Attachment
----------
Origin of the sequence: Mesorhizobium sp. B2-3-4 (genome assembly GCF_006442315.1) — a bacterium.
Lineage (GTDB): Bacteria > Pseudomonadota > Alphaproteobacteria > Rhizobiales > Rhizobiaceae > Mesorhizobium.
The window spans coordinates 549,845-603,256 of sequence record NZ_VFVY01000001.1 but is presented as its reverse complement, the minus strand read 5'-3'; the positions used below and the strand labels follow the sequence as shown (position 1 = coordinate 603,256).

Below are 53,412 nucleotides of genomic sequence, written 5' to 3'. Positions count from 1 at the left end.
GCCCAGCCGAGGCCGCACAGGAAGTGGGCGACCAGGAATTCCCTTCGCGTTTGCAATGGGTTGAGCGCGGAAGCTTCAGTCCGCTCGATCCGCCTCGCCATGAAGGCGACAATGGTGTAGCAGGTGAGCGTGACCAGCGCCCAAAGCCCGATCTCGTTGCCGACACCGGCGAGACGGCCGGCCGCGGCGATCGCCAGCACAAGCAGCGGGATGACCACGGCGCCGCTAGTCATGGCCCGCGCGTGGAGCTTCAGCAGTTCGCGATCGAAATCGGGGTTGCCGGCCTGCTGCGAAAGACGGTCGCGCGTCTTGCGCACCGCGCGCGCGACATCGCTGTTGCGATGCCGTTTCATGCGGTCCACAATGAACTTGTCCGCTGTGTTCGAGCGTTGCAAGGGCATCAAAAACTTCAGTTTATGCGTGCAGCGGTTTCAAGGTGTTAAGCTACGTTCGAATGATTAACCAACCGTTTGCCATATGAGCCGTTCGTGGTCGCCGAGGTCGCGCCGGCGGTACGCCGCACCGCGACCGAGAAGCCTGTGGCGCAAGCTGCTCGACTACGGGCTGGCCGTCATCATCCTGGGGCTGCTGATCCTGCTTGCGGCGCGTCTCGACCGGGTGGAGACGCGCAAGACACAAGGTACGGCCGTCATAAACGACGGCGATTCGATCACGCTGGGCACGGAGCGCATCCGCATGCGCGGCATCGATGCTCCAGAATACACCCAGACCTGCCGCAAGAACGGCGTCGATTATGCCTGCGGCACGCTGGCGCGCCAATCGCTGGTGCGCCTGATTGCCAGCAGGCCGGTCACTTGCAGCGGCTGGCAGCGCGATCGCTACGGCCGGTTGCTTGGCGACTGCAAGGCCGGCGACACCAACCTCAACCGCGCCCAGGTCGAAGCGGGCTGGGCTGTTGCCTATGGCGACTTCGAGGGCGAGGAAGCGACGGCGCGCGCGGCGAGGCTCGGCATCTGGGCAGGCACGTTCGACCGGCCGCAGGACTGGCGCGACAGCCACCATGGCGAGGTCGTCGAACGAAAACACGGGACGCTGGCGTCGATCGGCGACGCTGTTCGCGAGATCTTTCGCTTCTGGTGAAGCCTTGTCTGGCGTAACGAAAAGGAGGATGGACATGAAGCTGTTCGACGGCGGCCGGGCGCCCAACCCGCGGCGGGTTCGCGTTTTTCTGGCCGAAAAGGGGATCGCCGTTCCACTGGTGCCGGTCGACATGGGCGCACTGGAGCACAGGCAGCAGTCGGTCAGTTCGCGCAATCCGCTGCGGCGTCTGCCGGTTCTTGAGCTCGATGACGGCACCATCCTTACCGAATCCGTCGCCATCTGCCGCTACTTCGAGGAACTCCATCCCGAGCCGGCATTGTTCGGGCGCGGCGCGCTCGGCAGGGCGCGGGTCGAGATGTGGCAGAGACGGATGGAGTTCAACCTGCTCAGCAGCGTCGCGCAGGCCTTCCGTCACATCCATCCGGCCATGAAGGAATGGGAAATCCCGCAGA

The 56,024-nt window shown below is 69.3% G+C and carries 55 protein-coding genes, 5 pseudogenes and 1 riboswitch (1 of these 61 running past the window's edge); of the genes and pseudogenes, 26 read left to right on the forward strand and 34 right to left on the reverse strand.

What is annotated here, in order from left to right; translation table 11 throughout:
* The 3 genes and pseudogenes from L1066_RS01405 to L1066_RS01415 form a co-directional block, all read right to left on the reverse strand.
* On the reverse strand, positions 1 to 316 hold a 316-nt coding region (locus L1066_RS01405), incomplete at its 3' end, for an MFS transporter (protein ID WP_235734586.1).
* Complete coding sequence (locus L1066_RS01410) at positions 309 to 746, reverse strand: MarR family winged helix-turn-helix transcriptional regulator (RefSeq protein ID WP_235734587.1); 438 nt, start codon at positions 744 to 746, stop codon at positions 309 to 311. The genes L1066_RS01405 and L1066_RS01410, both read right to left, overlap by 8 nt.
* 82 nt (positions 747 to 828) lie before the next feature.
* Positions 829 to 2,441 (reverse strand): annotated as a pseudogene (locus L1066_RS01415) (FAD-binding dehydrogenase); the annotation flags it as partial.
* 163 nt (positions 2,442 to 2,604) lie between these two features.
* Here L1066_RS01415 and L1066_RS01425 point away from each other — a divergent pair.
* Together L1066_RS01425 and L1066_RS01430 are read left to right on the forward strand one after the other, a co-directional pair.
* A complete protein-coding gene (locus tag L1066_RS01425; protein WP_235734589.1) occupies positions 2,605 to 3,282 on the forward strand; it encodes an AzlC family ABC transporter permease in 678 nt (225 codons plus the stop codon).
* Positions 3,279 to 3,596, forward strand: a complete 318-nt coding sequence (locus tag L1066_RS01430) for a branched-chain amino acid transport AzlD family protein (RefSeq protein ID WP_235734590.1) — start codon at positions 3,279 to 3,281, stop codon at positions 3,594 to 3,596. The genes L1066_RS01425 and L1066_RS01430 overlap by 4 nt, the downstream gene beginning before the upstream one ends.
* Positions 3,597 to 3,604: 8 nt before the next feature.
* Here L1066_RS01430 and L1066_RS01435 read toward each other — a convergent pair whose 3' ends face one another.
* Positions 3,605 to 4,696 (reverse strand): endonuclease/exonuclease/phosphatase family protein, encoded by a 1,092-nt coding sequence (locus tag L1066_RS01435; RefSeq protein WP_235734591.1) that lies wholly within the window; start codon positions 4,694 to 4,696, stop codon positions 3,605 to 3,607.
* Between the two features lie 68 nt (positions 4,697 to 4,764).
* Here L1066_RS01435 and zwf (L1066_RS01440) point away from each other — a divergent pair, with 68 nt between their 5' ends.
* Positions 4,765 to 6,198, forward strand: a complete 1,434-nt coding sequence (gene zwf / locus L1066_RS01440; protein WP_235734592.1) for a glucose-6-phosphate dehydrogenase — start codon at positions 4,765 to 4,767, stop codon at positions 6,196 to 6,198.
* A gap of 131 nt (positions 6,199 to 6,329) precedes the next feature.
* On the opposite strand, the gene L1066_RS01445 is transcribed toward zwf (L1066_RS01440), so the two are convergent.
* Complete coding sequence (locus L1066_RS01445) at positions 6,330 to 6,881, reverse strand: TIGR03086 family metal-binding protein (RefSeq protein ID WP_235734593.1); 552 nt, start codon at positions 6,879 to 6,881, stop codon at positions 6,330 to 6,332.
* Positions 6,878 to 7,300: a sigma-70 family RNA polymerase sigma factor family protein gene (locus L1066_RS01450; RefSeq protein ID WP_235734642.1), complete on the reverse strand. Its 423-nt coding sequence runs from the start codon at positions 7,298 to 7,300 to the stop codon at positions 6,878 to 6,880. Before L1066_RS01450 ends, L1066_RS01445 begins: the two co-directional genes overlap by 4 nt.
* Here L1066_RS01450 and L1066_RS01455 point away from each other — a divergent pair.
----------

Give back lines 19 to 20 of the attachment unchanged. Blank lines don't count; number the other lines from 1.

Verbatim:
* Here L1066_RS01430 and L1066_RS01435 read toward each other — a convergent pair whose 3' ends face one another.
* Positions 3,605 to 4,696 (reverse strand): endonuclease/exonuclease/phosphatase family protein, encoded by a 1,092-nt coding sequence (locus tag L1066_RS01435; RefSeq protein WP_235734591.1) that lies wholly within the window; start codon positions 4,694 to 4,696, stop codon positions 3,605 to 3,607.